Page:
What happens when the white guys are back in charge

Another day, another team photo of the GOP celebrating together in a white-male photo shoot, as they prepare to strip away rights of women and protections for the most vulnerable. And another blunt reminder of why 1. political representation matters, and 2. few women in the room means the concerns of women get left out.

This time around, the man party was in celebration of House Republicans pushing through a health care bill they threw together in an effort to save face, without bothering to allow the Congressional Budget Office to fully evaluate its costs and impact and lay them before the American people — much less the legislative body, some of whom admit to not reading the bill.

It turns out that the people who will see their health coverage change for the worse — women, the poor, the old and the non-white — weren’t really seen in the photo (although lots of the men in the picture are older, they cancel out that vulnerability by being mainly rich). In one version of the picture, there appear to be two women hidden behind men in the image; in another larger group shot, there are several women at the edges of a densely packed man group of dozens.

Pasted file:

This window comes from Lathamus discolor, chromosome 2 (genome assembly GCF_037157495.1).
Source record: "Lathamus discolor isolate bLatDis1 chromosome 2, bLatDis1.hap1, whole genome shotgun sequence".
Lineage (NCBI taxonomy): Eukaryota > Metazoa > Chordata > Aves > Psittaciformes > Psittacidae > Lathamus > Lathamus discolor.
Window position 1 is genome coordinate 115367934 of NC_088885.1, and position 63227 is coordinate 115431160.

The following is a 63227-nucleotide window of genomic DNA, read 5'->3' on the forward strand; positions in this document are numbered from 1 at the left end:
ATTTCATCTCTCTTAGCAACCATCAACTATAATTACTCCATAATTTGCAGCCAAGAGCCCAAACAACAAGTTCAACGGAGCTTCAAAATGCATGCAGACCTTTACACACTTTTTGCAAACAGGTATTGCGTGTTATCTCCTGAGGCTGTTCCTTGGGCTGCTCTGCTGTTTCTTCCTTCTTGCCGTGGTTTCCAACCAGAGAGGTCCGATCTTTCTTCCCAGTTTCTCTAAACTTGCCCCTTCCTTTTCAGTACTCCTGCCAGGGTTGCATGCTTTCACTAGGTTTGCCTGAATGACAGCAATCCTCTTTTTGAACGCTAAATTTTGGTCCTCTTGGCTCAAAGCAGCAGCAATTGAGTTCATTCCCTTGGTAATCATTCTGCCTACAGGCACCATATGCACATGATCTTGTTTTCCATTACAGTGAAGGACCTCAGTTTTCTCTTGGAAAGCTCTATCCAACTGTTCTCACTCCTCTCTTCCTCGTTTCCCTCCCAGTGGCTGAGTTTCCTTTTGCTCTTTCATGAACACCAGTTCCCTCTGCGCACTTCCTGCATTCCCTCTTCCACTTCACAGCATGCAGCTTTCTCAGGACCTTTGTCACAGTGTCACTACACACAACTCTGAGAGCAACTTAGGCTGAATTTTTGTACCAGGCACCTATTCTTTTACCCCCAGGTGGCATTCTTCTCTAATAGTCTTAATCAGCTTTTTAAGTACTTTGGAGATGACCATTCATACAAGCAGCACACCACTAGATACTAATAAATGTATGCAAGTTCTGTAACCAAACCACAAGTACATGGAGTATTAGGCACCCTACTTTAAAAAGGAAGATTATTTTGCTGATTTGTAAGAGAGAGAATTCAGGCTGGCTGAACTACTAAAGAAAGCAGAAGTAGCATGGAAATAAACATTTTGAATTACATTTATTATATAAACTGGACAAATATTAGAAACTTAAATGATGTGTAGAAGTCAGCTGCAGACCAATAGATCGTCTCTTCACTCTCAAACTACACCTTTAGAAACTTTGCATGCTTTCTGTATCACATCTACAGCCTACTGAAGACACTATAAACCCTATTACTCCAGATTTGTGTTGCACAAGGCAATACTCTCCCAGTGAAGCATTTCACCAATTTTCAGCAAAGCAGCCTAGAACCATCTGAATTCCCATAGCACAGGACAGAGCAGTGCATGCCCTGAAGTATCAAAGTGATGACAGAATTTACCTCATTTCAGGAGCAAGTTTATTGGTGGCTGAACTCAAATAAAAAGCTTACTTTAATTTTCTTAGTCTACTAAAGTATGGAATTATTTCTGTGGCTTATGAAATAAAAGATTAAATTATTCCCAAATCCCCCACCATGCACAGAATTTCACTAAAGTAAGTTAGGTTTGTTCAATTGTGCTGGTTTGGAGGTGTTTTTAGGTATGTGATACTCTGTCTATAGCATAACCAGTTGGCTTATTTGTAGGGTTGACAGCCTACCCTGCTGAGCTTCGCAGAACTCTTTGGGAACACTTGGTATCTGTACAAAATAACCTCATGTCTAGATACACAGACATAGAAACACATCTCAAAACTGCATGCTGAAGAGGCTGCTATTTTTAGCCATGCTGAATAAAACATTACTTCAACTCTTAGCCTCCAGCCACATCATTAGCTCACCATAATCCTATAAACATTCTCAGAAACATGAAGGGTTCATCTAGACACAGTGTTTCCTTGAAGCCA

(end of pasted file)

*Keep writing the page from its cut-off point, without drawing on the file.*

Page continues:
Here are the striking numbers: There are 238 members of the House Republican conference, and just 21 of them are women (that’s less than 9%). As for Democrats in the House, 62 of the 193 members are women (that’s 32%).

In the 2016 presidential election, there was a lot of talk about whether representation mattered. Some accused Hillary Clinton voters of voting with their vaginas. Some implored Americans to put gender aside and vote for the best person for the job — even as Trump bragged about groping women and ran a campaign of aggrieved misogyny, blatantly appealing to angry white men.

Now, the white guys are as in charge as they’ve ever been — and they’re using their power to improve their own lot at the rest of our expense.

Were Congress 51% female, it’s hard to imagine they would have passed a bill that lets states treat pregnancy as a pricey medical luxury rather than a normal part of most women’s lives — that is, covered as an “essential benefit.”

It’s hard to imagine the bill would have allowed insurers in some states to treat injuries caused by rape or domestic violence as preexisting conditions and raise women’s premiums accordingly.

Were there more people of color in the Republican Congress, one imagines this bill wouldn’t be so devastating to the poor — the poor in the US still being disproportionately black and brown.

Elizabeth Warren has famously said that if you’re not at the table, you’re probably on the menu. Rich, older white men, who benefit handsomely from this health care bill, are dining well. And the rest of us are watching our basic right to get care for our minds and bodies eaten away.

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